Often, the solutions providers purchase, license, or subscribe to include software libraries and other components that the developers or manufacturers source from other third parties. The solutions may also be hosted on hardware or cloud services provided by different vendors leveraging even more third parties. Providers are, in many cases, getting the equivalent of a Russian nesting doll of third-party risks whenever they acquire a complex new technology solution.
While the technical vulnerabilities that can be exploited will vary with new technology, the higher-level issues are the same.
Cybersecurity supply chain risk management is the process of identifying and mitigating potential risks that may arise from third-party products and services within an organization’s information technology (IT) infrastructure. Given the growing dependence on information technology infrastructure to deliver care, a healthcare organization should also consider the risk to patients, employees and the business. The goal is to manage this risk to a level acceptable to the organization.
To understand the risk, the organization needs to know the safeguards the developer or manufacturer put in place during the design, development, manufacture, deployment and ongoing operation of the technology to protect the confidentiality, integrity, and availability of information processed as well as the physical safety of users and others exposed to the technology. It is also essential to understand what components, particularly third-party components, the developer or manufacturer used within the solution as they, too, have their own risks. Requesting a software bill of materials is recommended when appropriate.
Depending on the level of risk, including the potential impact, organizations might also consider requiring that the manufacturer produce reports of independent testing of the technology or, even better, be allowed to test it independently. Suppose the vendor will be receiving or storing ePHI on behalf of the provider. In that case, a prospective purchaser must understand the security program and controls in place to protect the information and decide if they are sufficient, given the potential impact of a breach.
When dealing with information technology, organizations should consider what happens if the information processed by the technology is accessed or exposed through human error, negligence or unauthorized access. What if the technology becomes unavailable or the data is corrupted?
Organizations should consider asking the following questions:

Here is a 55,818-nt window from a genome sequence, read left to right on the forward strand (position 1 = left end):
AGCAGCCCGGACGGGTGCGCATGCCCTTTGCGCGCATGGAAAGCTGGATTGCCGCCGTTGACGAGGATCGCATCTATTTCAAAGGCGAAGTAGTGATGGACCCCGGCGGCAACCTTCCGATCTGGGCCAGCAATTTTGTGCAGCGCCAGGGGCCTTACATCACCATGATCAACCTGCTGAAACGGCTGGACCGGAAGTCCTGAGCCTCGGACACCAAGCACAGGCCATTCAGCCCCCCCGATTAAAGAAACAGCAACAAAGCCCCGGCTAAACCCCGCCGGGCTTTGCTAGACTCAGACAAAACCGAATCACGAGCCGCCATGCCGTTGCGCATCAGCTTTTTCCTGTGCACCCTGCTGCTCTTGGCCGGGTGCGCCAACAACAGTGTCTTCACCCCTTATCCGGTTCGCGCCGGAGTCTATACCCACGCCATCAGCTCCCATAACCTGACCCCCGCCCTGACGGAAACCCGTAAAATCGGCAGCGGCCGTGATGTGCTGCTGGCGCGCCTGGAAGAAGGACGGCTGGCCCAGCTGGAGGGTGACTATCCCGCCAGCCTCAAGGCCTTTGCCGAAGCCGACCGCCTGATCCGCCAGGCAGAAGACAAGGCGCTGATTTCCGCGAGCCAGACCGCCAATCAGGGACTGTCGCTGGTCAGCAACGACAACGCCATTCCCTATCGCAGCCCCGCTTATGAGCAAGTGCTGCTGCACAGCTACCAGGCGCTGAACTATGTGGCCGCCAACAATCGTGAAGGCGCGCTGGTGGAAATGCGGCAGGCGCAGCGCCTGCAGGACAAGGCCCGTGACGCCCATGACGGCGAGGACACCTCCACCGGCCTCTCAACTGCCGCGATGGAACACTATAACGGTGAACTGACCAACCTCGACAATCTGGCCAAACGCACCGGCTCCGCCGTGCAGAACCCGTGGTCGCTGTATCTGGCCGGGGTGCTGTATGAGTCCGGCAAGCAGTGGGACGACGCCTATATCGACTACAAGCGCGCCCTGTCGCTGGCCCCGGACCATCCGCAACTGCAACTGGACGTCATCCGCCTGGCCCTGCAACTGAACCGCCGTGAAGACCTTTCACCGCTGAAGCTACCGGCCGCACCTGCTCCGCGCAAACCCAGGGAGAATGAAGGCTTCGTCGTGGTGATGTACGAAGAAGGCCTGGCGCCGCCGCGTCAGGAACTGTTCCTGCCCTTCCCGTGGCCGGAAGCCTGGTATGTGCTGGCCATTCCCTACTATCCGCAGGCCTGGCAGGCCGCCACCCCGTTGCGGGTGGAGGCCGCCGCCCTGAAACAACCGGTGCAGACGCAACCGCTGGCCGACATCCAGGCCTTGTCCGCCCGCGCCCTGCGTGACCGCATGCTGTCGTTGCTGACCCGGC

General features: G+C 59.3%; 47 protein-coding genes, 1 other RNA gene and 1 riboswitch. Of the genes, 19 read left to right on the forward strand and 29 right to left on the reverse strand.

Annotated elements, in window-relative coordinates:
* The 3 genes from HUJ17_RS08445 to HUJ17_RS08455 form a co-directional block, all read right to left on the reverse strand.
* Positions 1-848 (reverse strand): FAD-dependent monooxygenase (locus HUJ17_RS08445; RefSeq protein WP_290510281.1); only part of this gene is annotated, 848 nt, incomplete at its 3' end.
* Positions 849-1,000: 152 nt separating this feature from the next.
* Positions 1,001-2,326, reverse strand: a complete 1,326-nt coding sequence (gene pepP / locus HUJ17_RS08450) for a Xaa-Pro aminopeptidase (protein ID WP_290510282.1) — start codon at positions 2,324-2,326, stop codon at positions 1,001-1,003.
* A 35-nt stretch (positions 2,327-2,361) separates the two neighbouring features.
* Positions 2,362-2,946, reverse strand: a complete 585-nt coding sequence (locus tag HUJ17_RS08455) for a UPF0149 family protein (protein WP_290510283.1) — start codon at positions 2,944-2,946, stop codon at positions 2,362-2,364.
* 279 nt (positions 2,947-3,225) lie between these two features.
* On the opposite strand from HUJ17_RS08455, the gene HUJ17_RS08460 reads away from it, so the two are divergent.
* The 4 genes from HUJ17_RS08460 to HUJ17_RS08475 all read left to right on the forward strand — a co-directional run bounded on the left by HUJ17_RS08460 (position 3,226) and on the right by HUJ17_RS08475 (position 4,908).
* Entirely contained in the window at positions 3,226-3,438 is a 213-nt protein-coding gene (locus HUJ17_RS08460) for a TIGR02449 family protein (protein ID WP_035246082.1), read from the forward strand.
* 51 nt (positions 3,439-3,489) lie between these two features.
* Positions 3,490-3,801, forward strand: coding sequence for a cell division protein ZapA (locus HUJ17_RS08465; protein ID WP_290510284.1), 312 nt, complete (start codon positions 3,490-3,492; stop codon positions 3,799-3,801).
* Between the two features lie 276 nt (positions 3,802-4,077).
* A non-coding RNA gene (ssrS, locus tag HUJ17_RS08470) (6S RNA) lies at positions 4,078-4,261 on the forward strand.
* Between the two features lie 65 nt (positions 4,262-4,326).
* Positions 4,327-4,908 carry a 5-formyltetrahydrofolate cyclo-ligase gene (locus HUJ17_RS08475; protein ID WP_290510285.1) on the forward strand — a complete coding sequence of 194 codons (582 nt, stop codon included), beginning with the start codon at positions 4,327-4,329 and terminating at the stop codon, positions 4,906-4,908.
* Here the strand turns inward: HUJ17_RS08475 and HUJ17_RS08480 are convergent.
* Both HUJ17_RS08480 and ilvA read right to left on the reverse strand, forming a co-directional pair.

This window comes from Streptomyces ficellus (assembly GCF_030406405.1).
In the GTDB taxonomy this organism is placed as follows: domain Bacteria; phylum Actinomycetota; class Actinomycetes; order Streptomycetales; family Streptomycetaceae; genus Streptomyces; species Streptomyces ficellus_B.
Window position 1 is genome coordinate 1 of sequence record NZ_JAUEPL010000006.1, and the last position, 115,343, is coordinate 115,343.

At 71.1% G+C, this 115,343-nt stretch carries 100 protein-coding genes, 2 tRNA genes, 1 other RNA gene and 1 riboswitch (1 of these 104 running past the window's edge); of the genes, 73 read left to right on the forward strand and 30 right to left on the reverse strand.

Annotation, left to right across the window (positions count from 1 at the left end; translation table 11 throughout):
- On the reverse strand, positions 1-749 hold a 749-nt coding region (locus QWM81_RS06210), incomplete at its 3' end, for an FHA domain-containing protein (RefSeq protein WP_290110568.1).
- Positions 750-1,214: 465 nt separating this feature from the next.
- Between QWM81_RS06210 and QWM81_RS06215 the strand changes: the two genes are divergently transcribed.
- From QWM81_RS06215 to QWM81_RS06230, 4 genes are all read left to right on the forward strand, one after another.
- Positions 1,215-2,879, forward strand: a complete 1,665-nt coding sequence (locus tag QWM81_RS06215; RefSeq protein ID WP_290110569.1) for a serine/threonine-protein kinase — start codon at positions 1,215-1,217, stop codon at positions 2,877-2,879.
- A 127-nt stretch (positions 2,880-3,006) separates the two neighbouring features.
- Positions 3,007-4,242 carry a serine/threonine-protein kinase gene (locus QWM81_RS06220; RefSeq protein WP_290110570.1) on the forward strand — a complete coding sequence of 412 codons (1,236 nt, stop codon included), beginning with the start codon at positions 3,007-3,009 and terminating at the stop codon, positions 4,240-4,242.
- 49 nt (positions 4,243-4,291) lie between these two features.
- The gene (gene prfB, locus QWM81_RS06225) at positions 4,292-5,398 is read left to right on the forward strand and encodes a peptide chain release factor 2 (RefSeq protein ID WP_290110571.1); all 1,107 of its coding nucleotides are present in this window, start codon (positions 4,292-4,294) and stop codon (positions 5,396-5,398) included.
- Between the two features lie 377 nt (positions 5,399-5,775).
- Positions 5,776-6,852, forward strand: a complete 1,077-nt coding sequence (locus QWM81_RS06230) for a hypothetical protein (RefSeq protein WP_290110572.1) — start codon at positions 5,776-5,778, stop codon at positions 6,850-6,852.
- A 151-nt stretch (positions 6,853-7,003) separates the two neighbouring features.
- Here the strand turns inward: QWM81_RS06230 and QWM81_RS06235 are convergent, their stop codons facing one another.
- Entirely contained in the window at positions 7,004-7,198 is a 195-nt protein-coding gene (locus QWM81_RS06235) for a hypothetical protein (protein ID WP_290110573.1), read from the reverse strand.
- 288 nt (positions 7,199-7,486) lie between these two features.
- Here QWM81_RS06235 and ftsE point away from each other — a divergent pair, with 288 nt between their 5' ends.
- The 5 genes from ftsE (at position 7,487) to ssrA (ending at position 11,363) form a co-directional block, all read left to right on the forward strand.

- How do we determine if data is exposed?
- What if the integrity is compromised? How do we know what was changed?
- How will we understand the implications, and how do we fix them?
- What if the technology goes down? Can we function without it?
- If the technology does go down, how do we manage until we get it back online? How do we get it back online, and how fast do we need to do it?
- Are people at physical risk from the use of this technology?
- Do the benefits outweigh the cost?
- What is our obligation to inform of the risk?
When an organization decides to accept the risk and implement technology, it must continue to manage that risk on an ongoing basis. Ongoing risk management includes monitoring the technology for new threats and vulnerabilities and testing the safeguards in place to ensure they are functioning as intended. Finally, they must regularly analyze the risk to see if it is still in an acceptable range and take appropriate action if it is not.
We often get caught up in the hype associated with new technology. It’s exciting to think of the possibilities, but every technology comes with risks we must understand and manage before they become a reality.
Establishing a strong cybersecurity supply chain risk management program helps organizations develop controls within the acquisition process to measure and manage risk. Implementing a robust vendor risk management program enables organizations to adopt emerging technology in the future while protecting systems and data in the process.
This article was written by Jon Moore from MedCity News and was legally licensed through the Industry Dive Content Marketplace. Please direct all licensing questions to firstname.lastname@example.org.